When college athletes are allowed to profit from their likeness:

So, states are making it illegal for member universities to punish college athletes for profiting off of their likeness?

And California started off, which sent other states in to a panic, because then all high school athletes would have wanted to sign athletic scholarships with universities located in California? :grinning:

And the NCAA is trying to regain control over the situation by passing NCAA legislation that makes it “okay” for college athletes to profit from their likeness?

It makes no sense to me, because what company is going to pick a college athlete to endorse its products? Unless the athlete is wearing a college’s jersey, with his number on it…?

What’s more interesting to me is, what happens if high school athletes want to profit off of their likeness, and they want to pose wearing their high school uniforms? Obviously, fans out there who follow recruiting can pool their money together, and send the athlete a big check, with plenty of best wishes cards urging him to attend the University of (blank).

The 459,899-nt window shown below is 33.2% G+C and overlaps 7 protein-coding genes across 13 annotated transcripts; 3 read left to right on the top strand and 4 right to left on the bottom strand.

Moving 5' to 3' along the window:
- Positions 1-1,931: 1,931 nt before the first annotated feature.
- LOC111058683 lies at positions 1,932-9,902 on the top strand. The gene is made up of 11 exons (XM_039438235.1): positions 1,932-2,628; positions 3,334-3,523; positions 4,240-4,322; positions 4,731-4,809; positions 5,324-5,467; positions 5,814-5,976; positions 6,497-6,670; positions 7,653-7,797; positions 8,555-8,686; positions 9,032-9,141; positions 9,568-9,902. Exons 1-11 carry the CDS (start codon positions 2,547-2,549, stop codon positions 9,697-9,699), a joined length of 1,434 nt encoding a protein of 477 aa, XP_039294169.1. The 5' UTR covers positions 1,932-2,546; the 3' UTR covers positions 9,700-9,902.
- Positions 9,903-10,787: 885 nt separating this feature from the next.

Or, they’ll make the athlete “promise” to go to their favorite college, and in return, they’ll throw all of their money at him. They may even make him sign a document promising to play for their school, and in return, they’ll pay him $50,000 for posing, wearing his high school uniform, and the business that will sponsor him might be a local restaurant…

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All indications are that paying recruits will still be against NCAA rules. I assume they will have difficulty enforcing that standard but they already struggle to enforce that rule now. Don’t really see that aspect as a change.

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